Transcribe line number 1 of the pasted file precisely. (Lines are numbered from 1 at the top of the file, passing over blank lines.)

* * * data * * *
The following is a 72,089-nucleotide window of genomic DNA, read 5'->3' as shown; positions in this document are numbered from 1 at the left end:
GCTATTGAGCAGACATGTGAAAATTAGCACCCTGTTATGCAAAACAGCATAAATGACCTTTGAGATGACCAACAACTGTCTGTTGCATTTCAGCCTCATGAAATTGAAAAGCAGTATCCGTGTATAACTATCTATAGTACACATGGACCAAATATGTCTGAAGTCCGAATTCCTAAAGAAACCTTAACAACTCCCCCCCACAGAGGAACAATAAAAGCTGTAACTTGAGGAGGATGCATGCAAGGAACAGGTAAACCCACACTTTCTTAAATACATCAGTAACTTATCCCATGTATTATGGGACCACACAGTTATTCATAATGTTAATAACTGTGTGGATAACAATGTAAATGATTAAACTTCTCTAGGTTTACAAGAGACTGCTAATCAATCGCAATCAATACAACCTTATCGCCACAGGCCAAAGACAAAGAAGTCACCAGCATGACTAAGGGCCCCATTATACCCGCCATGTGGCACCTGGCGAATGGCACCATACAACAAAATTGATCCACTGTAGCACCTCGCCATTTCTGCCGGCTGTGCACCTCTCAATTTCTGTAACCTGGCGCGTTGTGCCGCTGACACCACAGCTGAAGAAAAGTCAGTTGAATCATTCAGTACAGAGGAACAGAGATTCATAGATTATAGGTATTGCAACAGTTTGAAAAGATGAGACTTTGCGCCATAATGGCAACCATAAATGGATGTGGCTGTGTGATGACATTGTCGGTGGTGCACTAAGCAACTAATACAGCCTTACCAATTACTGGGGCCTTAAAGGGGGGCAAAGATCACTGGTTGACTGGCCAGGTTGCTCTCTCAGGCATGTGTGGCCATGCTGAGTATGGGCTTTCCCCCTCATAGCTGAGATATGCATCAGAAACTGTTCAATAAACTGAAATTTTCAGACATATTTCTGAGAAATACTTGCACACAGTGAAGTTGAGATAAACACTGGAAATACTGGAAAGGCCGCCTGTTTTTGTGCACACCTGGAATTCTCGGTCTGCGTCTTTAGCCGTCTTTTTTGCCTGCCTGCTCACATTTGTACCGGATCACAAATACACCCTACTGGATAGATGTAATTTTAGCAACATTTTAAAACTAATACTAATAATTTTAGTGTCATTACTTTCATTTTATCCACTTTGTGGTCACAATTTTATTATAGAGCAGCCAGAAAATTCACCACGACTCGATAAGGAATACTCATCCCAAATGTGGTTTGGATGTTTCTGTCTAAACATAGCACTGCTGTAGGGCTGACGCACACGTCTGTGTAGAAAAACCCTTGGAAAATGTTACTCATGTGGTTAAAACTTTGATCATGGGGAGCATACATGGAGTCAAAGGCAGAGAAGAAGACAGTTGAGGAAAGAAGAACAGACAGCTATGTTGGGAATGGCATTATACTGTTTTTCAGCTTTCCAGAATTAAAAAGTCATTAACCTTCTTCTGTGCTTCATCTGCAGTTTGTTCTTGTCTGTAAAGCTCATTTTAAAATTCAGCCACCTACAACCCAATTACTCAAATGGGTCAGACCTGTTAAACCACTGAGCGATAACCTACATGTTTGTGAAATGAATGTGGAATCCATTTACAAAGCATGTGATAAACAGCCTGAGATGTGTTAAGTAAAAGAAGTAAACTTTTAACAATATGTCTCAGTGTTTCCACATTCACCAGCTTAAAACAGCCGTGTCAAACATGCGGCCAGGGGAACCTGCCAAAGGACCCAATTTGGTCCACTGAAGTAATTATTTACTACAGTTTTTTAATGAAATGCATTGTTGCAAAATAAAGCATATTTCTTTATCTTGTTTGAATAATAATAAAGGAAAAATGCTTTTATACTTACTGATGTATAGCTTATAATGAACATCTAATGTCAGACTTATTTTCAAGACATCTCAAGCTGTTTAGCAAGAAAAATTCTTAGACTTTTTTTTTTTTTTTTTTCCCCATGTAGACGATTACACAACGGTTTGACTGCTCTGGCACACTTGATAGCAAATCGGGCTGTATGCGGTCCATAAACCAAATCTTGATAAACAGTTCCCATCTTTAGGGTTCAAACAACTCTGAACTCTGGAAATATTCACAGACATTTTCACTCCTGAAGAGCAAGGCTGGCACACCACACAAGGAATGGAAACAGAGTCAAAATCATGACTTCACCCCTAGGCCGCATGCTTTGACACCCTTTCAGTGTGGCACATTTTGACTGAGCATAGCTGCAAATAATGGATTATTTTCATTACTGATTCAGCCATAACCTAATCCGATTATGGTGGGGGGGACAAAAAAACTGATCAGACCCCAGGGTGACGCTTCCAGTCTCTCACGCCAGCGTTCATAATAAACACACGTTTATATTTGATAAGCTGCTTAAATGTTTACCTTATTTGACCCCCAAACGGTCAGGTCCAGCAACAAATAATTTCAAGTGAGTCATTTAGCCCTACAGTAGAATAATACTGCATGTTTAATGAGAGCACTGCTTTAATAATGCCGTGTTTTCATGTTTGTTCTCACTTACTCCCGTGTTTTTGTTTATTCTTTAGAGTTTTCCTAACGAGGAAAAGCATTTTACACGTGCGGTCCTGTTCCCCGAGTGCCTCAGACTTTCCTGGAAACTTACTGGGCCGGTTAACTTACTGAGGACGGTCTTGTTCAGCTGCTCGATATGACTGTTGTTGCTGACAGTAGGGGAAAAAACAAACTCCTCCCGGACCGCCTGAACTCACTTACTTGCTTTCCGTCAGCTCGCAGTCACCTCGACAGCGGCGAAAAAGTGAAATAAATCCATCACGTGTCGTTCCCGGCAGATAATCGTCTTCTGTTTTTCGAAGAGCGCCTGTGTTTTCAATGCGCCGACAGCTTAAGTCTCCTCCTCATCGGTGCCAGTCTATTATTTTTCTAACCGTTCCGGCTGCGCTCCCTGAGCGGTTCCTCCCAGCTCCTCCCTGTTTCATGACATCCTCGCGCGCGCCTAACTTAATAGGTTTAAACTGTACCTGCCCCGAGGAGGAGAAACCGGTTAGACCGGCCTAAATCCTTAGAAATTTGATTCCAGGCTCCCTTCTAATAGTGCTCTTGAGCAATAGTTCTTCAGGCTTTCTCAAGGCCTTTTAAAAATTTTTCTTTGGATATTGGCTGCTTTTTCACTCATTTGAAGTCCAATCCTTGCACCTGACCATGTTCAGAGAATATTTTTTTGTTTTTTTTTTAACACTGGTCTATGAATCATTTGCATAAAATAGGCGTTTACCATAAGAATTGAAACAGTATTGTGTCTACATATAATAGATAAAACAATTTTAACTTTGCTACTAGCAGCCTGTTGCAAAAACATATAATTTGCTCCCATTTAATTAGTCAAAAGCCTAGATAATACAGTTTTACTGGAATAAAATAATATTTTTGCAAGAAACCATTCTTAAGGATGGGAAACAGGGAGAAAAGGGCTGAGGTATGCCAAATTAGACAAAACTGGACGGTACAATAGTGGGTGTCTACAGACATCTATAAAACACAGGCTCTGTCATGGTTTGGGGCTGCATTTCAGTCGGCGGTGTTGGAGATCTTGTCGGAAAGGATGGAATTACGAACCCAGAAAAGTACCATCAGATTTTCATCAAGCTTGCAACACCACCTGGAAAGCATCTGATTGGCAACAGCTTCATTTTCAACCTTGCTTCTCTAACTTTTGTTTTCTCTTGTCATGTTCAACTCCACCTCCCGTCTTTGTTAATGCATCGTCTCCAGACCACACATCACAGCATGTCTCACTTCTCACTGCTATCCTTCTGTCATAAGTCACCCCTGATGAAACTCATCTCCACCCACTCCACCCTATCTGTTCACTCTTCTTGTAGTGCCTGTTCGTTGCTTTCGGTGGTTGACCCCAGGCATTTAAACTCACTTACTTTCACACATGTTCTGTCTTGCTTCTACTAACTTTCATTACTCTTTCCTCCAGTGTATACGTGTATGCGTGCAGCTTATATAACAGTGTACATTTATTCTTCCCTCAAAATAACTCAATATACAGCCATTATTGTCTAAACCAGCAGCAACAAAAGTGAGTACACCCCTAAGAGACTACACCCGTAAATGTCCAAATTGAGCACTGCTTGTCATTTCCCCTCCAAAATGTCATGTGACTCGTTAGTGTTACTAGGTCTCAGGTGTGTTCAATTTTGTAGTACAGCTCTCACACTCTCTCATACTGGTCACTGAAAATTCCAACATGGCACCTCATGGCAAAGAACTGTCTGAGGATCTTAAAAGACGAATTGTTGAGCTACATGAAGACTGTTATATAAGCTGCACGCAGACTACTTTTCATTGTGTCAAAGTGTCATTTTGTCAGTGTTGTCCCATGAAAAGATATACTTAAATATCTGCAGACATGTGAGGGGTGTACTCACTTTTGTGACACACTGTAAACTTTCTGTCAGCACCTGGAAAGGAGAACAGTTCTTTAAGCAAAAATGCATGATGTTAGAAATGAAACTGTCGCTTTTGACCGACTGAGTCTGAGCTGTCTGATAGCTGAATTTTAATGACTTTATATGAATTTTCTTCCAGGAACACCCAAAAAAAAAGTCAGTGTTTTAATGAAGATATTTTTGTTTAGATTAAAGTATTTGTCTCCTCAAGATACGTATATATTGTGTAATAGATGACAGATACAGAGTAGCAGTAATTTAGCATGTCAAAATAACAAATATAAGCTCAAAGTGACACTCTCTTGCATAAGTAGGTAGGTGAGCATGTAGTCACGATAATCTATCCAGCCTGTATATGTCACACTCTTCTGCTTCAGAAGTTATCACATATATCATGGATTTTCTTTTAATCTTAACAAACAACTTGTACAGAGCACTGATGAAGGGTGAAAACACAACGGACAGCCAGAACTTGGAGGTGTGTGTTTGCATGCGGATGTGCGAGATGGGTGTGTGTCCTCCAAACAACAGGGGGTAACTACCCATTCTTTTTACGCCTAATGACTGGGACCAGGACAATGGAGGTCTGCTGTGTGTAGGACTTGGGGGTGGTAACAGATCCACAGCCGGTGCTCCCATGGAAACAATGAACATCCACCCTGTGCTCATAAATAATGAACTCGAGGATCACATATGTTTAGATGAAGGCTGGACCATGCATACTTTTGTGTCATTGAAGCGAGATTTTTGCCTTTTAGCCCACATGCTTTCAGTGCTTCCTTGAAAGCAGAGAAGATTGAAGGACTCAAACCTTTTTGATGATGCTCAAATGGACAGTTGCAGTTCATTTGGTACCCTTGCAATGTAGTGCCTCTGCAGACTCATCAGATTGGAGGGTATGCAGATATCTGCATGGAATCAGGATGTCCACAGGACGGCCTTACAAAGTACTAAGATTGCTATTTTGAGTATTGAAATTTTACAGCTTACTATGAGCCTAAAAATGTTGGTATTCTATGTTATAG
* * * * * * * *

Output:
The following is a 72,089-nucleotide window of genomic DNA, read 5'->3' as shown; positions in this document are numbered from 1 at the left end: